9 Best Kickboards | April 2017
- promotes streamlined positioning
- can also be used for snorkeling
- the foam is a little too porous
|Rating||4.1 / 5.0|
- rear handles assist with back strokes
- kickboard dries quickly in the sun
- it's a bit heavy and bulky
|Rating||4.0 / 5.0|
- closed cell foam won't rot
- rounded edges prevent chafing
- not effective for one-handed exercises
|Rating||4.1 / 5.0|
- kickboard is 19 inches long
- very affordable price
- it tends to bend/flex a little too much
|Rating||3.8 / 5.0|
- bright and attractive orange color
- easy to store when not in use
- the board is a bit too short
|Rating||4.4 / 5.0|
- flat surface provides comfy arm rest
- angled cutouts for easy hand placement
- it's on the small side
|Rating||4.5 / 5.0|
- excellent buoyancy
- has a safe non-slip surface
- waterproof and uv-resistant
|Rating||4.9 / 5.0|
- good for beginners and advanced swimmers
- durable and lightweight construction
- non-toxic and easy to maintain
|Rating||4.9 / 5.0|
- thick and sturdy construction
- helps to reduce arm and shoulder tension
- board is also scratch-resistant
|Rating||4.7 / 5.0|
What Separates a Good Kickboard From a Great One?
When it comes to kickboards, it's best to prioritize substance over style, as there are a lot of sleek-looking boards that simply can't live up to their design. The classic kickboard is shaped like a U (or a tombstone) across the top, thus allowing the board to make easy turns while in the water. Certain boards are also built with hollow slots along the rim. These slots act as a safety mechanism by keeping a submerged board from springing up and hitting its owner in the chin.
Most people prefer a kickboard to be light (i.e., 5-12 oz.), but not flimsy. Ideally, you'll want a board to be made out of either plastic, or fiberglass, or polyurethane. Foam boards aren't very durable, and you're likely to encounter some problems whenever you're trying to balance significant weight on a foam board in the water.
It's important to note whether a kickboard has been designed with any type of a curve along the base. A curved base will allow you to avoid knocking into the board with your knees - or your head - whenever you're doing standard exercises. In addition, a curved base will keep the board from jamming into your chest whenever you're leaning on it from behind.
As a precaution, you may want to do some research to ensure a kickboard offers UV protection. Certain boards attract the sun by virtue of their colors. This could, of course, cause a major sunburn if you happen to be outdoors on a kickboard for any extended period of time. In addition, it helps to confirm that a kickboard is weatherproof. Certain plastics are prone to warping, and a lot of people tend to leave their pool supplies out in the yard during the cold-weather months.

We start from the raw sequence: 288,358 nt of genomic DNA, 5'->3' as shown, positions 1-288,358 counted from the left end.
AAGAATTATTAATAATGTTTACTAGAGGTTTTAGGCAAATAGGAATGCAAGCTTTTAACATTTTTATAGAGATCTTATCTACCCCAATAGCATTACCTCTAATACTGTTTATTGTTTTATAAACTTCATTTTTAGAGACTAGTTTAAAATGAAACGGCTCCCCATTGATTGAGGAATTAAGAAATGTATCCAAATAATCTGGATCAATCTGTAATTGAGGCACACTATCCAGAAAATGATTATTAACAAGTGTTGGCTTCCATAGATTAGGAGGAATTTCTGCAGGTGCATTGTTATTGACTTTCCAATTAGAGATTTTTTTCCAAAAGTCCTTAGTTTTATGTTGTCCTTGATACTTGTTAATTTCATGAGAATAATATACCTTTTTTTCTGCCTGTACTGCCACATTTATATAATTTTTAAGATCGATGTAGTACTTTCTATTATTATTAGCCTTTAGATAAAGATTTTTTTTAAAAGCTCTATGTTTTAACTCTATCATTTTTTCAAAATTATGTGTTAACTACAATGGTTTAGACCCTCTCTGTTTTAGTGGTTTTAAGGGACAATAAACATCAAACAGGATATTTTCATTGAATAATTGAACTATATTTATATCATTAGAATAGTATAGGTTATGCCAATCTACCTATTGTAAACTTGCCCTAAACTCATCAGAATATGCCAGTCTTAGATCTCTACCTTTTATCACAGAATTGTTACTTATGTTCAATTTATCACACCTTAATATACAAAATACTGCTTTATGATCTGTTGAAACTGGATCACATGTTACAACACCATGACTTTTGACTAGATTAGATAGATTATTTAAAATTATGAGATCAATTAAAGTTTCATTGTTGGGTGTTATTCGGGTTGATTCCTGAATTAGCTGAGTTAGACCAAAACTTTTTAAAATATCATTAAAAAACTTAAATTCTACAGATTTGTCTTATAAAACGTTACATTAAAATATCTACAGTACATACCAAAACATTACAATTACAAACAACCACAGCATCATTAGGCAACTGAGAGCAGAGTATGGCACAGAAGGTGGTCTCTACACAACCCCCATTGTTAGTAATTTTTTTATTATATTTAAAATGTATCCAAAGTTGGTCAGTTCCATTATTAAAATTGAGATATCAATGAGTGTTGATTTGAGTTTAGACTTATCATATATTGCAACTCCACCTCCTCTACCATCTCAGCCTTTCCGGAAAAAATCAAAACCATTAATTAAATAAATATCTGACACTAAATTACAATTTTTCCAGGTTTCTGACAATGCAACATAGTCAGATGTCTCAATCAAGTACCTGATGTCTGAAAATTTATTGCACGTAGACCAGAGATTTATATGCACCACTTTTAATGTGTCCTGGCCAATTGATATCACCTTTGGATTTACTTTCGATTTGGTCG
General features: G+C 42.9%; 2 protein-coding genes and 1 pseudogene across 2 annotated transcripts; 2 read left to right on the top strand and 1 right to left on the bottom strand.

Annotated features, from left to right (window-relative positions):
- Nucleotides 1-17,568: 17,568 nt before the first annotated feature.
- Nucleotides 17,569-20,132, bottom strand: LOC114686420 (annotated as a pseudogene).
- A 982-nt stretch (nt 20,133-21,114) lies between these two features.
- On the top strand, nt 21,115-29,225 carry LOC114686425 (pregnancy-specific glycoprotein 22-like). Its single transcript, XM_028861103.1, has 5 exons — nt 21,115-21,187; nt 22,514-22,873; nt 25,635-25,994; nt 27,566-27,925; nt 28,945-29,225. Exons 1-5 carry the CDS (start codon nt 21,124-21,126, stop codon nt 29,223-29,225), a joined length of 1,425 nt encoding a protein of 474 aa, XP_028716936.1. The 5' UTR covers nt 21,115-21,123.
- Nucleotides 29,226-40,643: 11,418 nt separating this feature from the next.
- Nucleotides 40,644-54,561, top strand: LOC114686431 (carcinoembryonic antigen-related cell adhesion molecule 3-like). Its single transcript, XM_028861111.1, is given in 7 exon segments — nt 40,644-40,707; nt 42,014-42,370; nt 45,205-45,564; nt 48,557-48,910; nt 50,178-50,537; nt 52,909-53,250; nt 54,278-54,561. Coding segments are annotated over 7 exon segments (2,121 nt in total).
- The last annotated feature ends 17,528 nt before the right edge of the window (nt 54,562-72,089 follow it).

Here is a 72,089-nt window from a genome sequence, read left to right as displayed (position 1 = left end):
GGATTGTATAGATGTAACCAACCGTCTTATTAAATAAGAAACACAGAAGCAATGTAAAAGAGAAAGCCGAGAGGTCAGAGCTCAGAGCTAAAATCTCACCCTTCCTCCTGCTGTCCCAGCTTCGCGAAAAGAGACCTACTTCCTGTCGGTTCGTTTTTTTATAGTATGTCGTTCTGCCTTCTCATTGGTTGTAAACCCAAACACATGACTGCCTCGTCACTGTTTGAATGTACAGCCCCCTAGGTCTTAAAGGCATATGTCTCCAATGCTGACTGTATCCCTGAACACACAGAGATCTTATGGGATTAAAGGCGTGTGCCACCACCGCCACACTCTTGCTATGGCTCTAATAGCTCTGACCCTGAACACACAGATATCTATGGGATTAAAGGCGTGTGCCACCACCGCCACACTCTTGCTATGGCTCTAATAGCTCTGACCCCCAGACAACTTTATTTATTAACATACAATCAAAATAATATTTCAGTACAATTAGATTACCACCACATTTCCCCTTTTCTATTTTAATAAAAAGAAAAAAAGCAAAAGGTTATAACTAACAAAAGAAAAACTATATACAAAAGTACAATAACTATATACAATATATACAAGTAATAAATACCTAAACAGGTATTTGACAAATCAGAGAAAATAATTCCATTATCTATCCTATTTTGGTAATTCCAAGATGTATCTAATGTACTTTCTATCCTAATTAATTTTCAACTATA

A Quick Breakdown of The Most Beneficial Kickboard Exercises
Swimming has tremendous cardiovascular benefits. And whether you are an experienced swimmer or someone who rarely goes to the deep end of the pool, using a kickboard can make exercising in the water a whole lot easier, and fun.
The most straightforward kickboard exercise requires that you drape the top half of your arms over a board, while kicking your legs across a pool. This builds the quads, while easing joint and muscle pain throughout your lower body. You can shift the focus to your hips by maintaining the same position, while bringing one leg up, and out - as if you were climbing - until that leg runs parallel with your waist. Switch legs. Repeat.
One of the benefits of doing kickboard exercises in a pool is that the water offers a natural form of resistance, which is the basis for a lot of fitness equipment. As an example, consider one kickboard exercise that requires you to stand in chest-high water, while pressing down against the side rails of a board. You can build your biceps and your forearms this way (just be mindful not to lose hold of the board).
If you're an experienced swimmer, you can really work the abs (along with the shoulders) by lying on your back while holding the board above your head and kicking forward. This exercise is difficult in that it places the onus almost entirely on your lower-body. But it'll pay significant dividends if you can build up to doing it while kicking your way across the water.
A Brief History of The Kickboard
Kickboards were invented by Adolph Kiefer, an American swimmer who set an Olympic record in 1936 on his way to taking home the gold. Upon returning from Berlin, Kiefer was hired by the U.S. Military to handle water training. Eager to help recruits work on their leg strength, Kiefer developed a series of "kickboards," which he had designed by way of combining plastic polymers with fiberglass.
These boards caught on so quickly that Kiefer began to manufacture them. Within a few years, the "Kiefer Kickboard" had become a staple of the physical-therapy market. The demand for these kickboards was such that it led to increased competition, along with several derivative items, including the swimming noodle and the leg buoy.
By the 1970s, kickboards had evolved into a training tool for aspiring swimmers, as well as toddlers who had just started making their way into a pool. Once the fitness craze took hold, waterbugs throughout the U.S. began to experiment with different aerobic exercises that could be done via a kickboard in the pool.
Today, you can find kickboards at any swim club, gym, water park, therapy center, YMCA, or aquatic class. Kickboards are still used as a military resource, and they are often used in conjunction with certain facets of lifeguard training, as well.